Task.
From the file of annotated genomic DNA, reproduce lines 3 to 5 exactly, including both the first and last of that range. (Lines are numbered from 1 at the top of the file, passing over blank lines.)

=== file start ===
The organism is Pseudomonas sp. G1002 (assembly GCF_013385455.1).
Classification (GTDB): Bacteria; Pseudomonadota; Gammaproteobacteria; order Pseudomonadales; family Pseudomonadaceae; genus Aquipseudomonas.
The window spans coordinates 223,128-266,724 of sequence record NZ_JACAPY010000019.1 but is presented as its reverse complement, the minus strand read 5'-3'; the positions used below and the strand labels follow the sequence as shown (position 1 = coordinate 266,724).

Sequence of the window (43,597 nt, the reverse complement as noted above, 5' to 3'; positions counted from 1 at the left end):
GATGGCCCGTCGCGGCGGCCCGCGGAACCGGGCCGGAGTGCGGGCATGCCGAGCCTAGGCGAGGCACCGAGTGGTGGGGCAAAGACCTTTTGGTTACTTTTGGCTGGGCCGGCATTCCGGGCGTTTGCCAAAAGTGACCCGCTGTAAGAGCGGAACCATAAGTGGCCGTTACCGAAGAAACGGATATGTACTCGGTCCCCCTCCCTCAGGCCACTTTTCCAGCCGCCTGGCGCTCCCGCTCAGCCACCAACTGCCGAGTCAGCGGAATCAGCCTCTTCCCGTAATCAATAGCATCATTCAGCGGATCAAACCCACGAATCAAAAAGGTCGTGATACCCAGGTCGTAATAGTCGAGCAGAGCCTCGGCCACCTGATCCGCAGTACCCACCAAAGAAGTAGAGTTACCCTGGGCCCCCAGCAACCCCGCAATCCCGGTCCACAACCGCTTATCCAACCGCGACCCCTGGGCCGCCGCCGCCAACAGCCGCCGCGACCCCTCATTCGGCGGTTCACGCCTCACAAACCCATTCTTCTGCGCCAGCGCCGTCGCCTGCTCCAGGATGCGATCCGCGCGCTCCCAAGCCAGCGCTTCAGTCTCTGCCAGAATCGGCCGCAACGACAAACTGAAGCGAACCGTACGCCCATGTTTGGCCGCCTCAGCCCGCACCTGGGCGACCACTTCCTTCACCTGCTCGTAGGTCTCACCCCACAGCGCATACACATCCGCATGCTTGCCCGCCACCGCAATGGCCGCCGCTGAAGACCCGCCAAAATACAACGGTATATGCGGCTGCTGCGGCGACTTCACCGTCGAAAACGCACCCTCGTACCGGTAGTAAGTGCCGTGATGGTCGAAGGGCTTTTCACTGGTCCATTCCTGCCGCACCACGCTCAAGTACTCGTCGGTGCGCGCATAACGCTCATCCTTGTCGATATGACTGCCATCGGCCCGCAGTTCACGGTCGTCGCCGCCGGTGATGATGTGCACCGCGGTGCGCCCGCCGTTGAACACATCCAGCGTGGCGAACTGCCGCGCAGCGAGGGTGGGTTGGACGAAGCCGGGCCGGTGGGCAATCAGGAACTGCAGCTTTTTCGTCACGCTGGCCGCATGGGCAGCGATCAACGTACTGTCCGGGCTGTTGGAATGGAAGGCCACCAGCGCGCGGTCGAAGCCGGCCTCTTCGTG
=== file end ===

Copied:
The window spans coordinates 223,128-266,724 of sequence record NZ_JACAPY010000019.1 but is presented as its reverse complement, the minus strand read 5'-3'; the positions used below and the strand labels follow the sequence as shown (position 1 = coordinate 266,724).

Sequence of the window (43,597 nt, the reverse complement as noted above, 5' to 3'; positions counted from 1 at the left end):
GATGGCCCGTCGCGGCGGCCCGCGGAACCGGGCCGGAGTGCGGGCATGCCGAGCCTAGGCGAGGCACCGAGTGGTGGGGCAAAGACCTTTTGGTTACTTTTGGCTGGGCCGGCATTCCGGGCGTTTGCCAAAAGTGACCCGCTGTAAGAGCGGAACCATAAGTGGCCGTTACCGAAGAAACGGATATGTACTCGGTCCCCCTCCCTCAGGCCACTTTTCCAGCCGCCTGGCGCTCCCGCTCAGCCACCAACTGCCGAGTCAGCGGAATCAGCCTCTTCCCGTAATCAATAGCATCATTCAGCGGATCAAACCCACGAATCAAAAAGGTCGTGATACCCAGGTCGTAATAGTCGAGCAGAGCCTCGGCCACCTGATCCGCAGTACCCACCAAAGAAGTAGAGTTACCCTGGGCCCCCAGCAACCCCGCAATCCCGGTCCACAACCGCTTATCCAACCGCGACCCCTGGGCCGCCGCCGCCAACAGCCGCCGCGACCCCTCATTCGGCGGTTCACGCCTCACAAACCCATTCTTCTGCGCCAGCGCCGTCGCCTGCTCCAGGATGCGATCCGCGCGCTCCCAAGCCAGCGCTTCAGTCTCTGCCAGAATCGGCCGCAACGACAAACTGAAGCGAACCGTACGCCCATGTTTGGCCGCCTCAGCCCGCACCTGGGCGACCACTTCCTTCACCTGCTCGTAGGTCTCACCCCACAGCGCATACACATCCGCATGCTTGCCCGCCACCGCAATGGCCGCCGCTGAAGACCCGCCAAAATACAACGGTATATGCGGCTGCTGCGGCGACTTCACCGTCGAAAACGCACCCTCGTACCGGTAGTAAGTGCCGTGATGGTCGAAGGGCTTTTCACTGGTCCATTCCTGCCGCACCACGCTCAAGTACTCGTCGGTGCGCGCATAACGCTCATCCTTGTCGATATGACTGCCATCGGCCCGCAGTTCACGGTCGTCGCCGCCGGTGATGATGTGCACCGCGGTGCGCCCGCCGTTGAACACATCCAGCGTGGCGAACTGCCGCGCAGCGAGGGTGGGTTGGACGAAGCCGGGCCGGTGGGCAATCAGGAACTGCAGCTTTTTCGTCACGCTGGCCGCATGGGCAGCGATCAACGTACTGTCCGGGCTGTTGGAATGGAAGGCCACCAGCGCGCGGTCGAAGCCGGCCTCTTCGTG